Later, after Martin had gone, another £5 note was placed outside and they waited for Brenda. 

Brenda didn't see the £5 note. In the coffee shop, she did sit next to the businessman, but she didn't say anything.

Later, Wiseman interviewed them about any lucky or unlucky things that had happened that day. Brenda said nothing had happened; Martin talked about the £5 note and the chat with the businessman.

The point, as Wiseman says, is that these two people had exactly the same opportunities for luck that day, but they each behaved differently and so experienced different things.

So, keep your eyes open for £5 notes on the pavement and do take opportunities that arise! You never know what might happen. Martin's life didn't change (or not obviously) after his chat with the businessman, but it might have done. What if he'd been looking for a job? What if the man had been impressd by him and liked him?

Yes, bad and good things happen to us. But we can and do make our own luck.

Good luck!! Or, I should say: grasp those chances that come along, keep your eyes open, be positive and don't let £5 notes pass you by!

BLOG TOUR: WHERE AM I TODAY?  I'm over at the Bookette, with a Home and Away feature. You get to peer inside my home, if you want to. It's a bit messy but I did a bit of tidying before the Bookette came...


Catherine Hughes said...

I've always believed, more or less, that you make your own luck, although I do get a bit peeved when I fail to generate any and yet others seem to be sailing through life, achieving all they desire.

I suspect that, perhaps, luck is the word we use to diffuse jealousy and to lessen our own expectations - because if you don't believe in luck but have to accept that the system is one of reward, then there is no-one else you can blame when things don't go your way. Ouch!

On the other hand, I am a firm believer in karma - but perhaps that can be explained scientifically. It's not really hard to see that, if you continually try to do your best and to treat others well, you will be rewarded accordingly.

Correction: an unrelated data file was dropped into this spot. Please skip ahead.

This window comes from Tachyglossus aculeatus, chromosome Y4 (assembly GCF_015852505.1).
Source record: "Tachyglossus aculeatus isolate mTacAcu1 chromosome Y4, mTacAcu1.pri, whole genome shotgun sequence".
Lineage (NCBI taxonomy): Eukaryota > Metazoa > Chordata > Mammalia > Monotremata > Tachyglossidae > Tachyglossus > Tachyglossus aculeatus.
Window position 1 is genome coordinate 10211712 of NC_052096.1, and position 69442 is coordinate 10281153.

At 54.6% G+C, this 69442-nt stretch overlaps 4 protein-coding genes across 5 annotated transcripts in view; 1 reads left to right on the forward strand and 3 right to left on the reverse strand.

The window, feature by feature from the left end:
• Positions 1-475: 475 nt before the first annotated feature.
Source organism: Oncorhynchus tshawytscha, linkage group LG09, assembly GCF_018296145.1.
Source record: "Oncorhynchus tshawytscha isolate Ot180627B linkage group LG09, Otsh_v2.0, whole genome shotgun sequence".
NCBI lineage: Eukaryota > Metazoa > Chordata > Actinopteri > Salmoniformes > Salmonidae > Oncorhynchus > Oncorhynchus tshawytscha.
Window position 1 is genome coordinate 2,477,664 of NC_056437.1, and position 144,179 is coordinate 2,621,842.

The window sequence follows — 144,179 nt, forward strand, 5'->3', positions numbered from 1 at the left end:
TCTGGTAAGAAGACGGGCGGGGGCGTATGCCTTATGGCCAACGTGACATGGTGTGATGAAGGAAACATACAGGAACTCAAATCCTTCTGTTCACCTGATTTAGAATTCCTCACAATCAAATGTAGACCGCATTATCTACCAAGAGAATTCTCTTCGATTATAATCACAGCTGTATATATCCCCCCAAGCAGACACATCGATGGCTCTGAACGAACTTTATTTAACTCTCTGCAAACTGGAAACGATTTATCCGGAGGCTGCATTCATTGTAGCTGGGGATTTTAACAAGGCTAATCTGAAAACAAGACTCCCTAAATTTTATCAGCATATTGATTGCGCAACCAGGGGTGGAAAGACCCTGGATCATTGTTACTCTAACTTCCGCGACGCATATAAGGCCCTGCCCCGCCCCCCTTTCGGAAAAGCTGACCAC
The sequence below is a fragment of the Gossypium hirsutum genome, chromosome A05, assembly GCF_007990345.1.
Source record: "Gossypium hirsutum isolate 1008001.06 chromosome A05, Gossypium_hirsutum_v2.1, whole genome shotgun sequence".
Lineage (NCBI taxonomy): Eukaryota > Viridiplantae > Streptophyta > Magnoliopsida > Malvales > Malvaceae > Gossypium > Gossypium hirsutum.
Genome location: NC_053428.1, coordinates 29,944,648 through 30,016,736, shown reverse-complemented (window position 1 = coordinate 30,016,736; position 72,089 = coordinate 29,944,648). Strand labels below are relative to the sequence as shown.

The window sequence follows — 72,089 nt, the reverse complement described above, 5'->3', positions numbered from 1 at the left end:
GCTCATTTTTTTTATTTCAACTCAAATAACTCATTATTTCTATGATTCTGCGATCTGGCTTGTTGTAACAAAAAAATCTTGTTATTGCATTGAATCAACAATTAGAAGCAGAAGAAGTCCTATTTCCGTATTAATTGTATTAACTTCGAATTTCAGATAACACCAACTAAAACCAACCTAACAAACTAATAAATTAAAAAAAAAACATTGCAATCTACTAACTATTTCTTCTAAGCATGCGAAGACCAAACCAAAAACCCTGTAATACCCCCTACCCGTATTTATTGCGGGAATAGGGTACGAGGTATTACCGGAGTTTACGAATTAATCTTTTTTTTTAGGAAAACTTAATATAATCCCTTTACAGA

Cat x

Kit Berry said...

Although we're all born into different circumstances, I believe we make our own luck by our attitude to and expectations of life. This is the principle of the "Law of Attraction" and why people spend time doing positive affirmations etc.

It's the same principle when trying to attract a partner - if you act as if you're gorgeous, people will notice you. If you slouch around believing you're unattractive, nobody will give you a second glance.

I guess the difficulty comes when you've had some hard times and still have to act positive. It's so much easier to attract good fortune when you're on a roll!

womagwriter said...

I agree, you make your own luck. I was once described by my mum as being luckier than my brother, because I earn substantially more than him. Hmm. So it has nothing to do with the many years of hard work and taking responsibility then? We made different choices in life, is all.

The Voice said...

I agree with Kit about the doing through hard times effecting your luck. You don't look too hard for the positive and nothing good seems to come your way.
Like just now, the word for me go verify was 'ademon' and I was thinking how I didn't want to type that word and I accidentally hit the wrong thing(on my bberry) and got a new word.

Laura Marcella said...

I like those four principles! Looking at the bright side of bad luck is something everyone should strive to do.